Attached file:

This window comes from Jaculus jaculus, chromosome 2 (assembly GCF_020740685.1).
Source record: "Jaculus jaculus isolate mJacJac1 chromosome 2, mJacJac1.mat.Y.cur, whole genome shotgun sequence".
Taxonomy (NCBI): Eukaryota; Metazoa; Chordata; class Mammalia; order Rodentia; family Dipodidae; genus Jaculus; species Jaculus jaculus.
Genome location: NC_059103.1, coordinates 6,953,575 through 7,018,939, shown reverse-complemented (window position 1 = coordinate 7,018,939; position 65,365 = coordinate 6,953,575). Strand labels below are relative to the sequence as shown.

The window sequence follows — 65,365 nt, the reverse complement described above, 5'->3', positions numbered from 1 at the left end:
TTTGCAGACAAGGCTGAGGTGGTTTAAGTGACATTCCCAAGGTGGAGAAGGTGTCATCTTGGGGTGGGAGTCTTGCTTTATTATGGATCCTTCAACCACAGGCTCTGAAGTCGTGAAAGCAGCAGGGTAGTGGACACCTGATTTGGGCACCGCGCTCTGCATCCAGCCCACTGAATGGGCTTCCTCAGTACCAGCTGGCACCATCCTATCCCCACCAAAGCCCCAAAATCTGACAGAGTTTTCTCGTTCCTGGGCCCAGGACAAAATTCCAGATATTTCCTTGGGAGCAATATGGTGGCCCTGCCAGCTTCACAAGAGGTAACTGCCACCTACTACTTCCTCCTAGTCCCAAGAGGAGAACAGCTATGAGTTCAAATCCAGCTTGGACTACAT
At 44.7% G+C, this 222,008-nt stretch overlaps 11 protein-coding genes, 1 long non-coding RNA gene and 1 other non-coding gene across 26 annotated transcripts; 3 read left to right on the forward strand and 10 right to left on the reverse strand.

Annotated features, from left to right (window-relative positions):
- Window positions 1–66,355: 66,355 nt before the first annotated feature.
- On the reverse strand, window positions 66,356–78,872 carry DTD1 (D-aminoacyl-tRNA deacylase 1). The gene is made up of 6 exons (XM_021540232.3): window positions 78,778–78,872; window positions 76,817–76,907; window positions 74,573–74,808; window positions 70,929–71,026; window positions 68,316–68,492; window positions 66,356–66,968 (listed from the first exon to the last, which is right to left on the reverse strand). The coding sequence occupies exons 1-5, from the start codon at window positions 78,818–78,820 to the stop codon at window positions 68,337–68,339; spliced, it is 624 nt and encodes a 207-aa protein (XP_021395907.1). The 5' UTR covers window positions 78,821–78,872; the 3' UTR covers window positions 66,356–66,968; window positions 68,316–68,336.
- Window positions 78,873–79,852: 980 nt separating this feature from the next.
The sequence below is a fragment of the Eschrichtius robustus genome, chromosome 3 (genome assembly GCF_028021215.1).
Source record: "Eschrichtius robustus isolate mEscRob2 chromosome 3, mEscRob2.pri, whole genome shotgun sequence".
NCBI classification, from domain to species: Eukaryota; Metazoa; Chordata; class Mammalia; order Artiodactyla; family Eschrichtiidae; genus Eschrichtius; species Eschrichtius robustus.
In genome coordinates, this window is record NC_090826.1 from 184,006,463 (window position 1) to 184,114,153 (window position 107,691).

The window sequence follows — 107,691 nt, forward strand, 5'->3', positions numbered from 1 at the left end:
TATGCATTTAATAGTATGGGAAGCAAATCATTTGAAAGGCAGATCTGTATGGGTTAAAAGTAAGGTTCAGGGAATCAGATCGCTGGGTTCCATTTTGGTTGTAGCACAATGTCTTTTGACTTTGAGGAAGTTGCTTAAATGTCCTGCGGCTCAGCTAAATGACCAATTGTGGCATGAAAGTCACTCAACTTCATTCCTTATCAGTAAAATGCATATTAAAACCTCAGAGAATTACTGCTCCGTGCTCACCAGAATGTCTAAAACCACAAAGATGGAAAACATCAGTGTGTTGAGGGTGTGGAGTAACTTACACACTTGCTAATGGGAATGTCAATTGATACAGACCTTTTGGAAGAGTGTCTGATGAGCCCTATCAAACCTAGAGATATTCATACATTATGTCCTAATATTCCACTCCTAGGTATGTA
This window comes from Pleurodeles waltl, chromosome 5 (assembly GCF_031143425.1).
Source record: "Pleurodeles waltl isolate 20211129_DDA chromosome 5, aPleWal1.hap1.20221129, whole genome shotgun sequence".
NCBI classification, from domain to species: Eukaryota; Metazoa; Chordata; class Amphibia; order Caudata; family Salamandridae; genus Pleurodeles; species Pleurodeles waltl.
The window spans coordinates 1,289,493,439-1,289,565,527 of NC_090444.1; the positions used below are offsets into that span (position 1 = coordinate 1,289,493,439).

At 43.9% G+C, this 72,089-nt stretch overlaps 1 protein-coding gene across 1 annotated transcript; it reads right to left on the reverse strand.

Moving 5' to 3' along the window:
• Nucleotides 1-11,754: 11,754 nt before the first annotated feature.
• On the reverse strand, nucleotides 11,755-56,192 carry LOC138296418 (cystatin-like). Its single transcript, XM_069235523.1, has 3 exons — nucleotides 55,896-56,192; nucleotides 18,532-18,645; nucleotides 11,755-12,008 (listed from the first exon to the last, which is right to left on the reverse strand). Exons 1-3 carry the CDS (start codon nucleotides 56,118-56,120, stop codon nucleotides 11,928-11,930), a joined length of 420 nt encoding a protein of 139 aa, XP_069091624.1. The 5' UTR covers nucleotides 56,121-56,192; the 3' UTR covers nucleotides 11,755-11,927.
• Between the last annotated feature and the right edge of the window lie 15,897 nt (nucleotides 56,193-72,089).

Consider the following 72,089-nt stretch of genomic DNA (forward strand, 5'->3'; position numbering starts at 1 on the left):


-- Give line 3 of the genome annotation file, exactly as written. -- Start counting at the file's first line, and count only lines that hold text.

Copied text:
Taxonomy (NCBI): Eukaryota; Metazoa; Chordata; class Mammalia; order Rodentia; family Dipodidae; genus Jaculus; species Jaculus jaculus.